Why I crossed from tech into healthcare: Lantern


64% of Rock Health entrepreneurs are new to healthcare, and only 6% of them have an M.D. How and why do innovators from outside healthcare break into this massively complex, highly regulated industry? In this series of posts, hear the stories and advice from seasoned entrepreneurs who made the jump.

“Mental health is still the black sheep of healthcare.”

In 2009, over 40% of adults with a serious mental illness reported not receiving any treatment. Among 18-25-year-olds diagnosed with depression, that number is as high as 55%. Everyone has felt moments of self-doubt, stress, and sadness that can build up over days or weeks and bring down even the strongest of us. Despite the prevalence of these issues, many avoid seeking professional mental health care due to the huge barriers of stigma, cost, and access.

For Nick Letourneau, this reality was much more than a simple statistic. “I dropped out of undergrad after my brother, Michael, took his own life. He had the unfortunate combination of lifelong depression and a resistance to traditional therapy.”

Nick carried this personal experience into founding Lantern, (fka as ThriveOn), a startup that offers mental health care on demand through an online assessment and personalized coaching program. Previously, he had pursued a career in software development for a variety of startups, including Trulia. That’s where he met his co-founder Alejandro Foung, whose background was in psychology. “When having initial talks around working on a project around mental health,” Nick says, “it felt like I was building something that my brother could have, and probably would have, used. After that connection was made, I couldn’t be swayed to any other path.”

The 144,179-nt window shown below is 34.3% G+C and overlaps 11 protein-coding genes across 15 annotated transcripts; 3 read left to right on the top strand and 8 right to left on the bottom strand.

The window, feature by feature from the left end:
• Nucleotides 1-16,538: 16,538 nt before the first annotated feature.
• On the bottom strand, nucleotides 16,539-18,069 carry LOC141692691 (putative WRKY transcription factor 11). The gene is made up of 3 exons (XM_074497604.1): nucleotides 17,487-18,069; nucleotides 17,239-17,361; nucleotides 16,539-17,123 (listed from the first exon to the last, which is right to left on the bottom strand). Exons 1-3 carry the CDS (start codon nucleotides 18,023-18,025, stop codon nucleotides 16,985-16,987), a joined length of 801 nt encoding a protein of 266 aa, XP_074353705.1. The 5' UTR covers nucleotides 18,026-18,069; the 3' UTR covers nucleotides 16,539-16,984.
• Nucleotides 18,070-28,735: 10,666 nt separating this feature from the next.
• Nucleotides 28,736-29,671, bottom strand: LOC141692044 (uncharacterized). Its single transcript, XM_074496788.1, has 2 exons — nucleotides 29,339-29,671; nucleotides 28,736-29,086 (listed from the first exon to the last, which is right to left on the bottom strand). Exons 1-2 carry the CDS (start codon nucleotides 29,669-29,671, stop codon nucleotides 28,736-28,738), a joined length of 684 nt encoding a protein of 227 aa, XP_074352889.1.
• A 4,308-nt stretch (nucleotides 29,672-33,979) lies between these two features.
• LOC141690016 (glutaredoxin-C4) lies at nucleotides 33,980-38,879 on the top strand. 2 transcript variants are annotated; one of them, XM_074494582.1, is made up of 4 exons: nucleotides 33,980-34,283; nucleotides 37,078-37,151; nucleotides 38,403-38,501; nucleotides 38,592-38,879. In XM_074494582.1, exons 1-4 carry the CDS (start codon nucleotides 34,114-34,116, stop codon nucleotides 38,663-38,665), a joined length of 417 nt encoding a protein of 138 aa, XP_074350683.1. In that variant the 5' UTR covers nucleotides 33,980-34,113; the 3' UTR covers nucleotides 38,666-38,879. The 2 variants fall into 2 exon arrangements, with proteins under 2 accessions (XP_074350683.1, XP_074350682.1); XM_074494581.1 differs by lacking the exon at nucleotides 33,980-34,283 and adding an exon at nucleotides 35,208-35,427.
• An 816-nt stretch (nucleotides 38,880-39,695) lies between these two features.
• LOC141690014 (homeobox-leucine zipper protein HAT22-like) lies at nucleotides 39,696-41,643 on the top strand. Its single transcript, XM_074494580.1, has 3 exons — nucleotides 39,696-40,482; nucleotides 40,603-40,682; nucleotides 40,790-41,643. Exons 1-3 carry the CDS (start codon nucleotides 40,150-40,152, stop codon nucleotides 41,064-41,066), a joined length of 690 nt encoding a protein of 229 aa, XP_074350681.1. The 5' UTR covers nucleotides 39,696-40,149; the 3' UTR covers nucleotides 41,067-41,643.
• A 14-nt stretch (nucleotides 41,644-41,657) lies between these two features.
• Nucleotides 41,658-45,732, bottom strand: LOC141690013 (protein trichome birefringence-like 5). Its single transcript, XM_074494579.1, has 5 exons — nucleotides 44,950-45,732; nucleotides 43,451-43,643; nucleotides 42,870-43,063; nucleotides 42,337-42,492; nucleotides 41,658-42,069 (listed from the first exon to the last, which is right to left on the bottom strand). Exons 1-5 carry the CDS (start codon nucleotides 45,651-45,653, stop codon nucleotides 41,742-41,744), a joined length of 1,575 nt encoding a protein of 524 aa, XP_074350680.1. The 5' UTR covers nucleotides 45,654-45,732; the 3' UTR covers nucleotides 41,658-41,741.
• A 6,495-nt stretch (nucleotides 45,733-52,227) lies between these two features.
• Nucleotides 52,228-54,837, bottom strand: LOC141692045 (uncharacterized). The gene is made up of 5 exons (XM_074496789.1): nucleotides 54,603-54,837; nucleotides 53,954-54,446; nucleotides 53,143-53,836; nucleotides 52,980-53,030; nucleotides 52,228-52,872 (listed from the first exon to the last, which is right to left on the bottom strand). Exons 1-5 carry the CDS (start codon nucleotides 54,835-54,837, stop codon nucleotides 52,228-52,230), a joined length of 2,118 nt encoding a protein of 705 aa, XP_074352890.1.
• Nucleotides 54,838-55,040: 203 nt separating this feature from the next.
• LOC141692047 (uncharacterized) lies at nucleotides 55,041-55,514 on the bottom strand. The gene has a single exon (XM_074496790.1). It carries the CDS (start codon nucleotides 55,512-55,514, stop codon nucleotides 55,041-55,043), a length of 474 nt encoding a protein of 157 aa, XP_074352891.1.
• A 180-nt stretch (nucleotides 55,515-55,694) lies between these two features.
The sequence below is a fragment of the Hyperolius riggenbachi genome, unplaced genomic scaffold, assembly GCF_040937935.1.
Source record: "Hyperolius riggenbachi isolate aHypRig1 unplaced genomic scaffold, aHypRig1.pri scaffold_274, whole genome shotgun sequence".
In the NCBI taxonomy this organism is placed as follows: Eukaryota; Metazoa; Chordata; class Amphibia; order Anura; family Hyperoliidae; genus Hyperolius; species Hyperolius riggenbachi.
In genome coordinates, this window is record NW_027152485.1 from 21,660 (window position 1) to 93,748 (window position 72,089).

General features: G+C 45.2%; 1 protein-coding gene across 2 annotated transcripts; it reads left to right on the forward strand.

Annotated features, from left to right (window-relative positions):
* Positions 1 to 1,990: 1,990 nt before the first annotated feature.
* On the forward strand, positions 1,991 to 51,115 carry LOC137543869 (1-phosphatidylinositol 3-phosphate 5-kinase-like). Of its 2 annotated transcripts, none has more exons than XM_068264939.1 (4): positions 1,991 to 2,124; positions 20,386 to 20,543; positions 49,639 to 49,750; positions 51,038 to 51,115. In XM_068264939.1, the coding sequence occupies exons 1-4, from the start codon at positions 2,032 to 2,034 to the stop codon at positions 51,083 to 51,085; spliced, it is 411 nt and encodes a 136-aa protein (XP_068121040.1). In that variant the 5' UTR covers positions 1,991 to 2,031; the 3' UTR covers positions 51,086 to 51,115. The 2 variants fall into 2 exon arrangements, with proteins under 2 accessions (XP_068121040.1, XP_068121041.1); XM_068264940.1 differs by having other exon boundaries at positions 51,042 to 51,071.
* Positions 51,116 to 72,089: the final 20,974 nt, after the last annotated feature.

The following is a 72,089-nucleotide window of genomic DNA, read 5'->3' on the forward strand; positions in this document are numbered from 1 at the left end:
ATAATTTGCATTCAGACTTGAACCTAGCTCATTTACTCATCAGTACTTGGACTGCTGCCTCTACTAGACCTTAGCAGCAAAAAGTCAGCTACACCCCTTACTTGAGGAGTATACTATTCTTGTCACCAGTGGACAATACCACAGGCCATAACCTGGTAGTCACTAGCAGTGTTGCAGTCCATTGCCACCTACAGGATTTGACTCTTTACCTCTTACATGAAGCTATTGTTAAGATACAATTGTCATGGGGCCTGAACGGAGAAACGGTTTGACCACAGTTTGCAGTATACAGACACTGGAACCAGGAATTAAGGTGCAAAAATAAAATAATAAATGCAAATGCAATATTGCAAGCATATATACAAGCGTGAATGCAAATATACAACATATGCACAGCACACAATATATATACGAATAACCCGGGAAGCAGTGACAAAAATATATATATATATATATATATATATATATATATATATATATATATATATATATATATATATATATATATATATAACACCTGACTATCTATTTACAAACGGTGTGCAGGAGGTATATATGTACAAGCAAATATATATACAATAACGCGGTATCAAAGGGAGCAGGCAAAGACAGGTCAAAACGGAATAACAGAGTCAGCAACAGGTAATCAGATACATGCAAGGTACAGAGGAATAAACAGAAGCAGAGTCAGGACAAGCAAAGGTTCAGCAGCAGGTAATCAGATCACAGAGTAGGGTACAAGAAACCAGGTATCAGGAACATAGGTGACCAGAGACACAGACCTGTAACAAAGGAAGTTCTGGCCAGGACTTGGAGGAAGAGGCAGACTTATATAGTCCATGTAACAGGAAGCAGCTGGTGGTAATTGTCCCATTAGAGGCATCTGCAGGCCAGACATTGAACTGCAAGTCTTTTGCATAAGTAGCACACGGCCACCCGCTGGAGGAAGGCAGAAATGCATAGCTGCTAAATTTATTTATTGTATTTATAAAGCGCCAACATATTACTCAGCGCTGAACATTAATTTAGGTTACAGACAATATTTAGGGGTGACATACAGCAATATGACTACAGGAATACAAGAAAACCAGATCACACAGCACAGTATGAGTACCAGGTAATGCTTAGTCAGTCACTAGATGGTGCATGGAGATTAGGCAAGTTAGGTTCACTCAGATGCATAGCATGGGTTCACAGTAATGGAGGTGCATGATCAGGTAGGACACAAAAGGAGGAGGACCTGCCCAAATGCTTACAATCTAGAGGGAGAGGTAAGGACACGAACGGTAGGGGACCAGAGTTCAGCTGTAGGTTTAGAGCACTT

In between working in tech and jumping into healthcare, Nick transitioned by spending time as an application programmer at a bioinformatics lab at U.C. Berkeley. “That got my feet wet in using computer science to solve biological and health related problems.” Still, in building a digital health company, his team faced challenges from the stigma around mental health to understanding the intricacies of the U.S. healthcare system. “From the technical side,” says Nick, “Rock Health was a great aid in learning everything from HIPAA to insurance to EMR.” Today, Lantern’s cognitive behavioral therapy programs have been implemented at over 35 universities, helping thousands of students improve their mental health.

What inspires successful entrepreneurs? According to Nick: “Solving problems that matter. If you’re drawn to that sentiment, there is a huge amount of innovation potential in digital health.”

Hear the stories of founders who were so inspired (and frustrated) by their healthcare experiences that they jumped in to fix the system themselves by tuning in to our speaker session, “Turning Lemons to Lemonade,” at Health Innovation Summit (August 21-22). Videos from the event will be posted on our website and YouTube channel.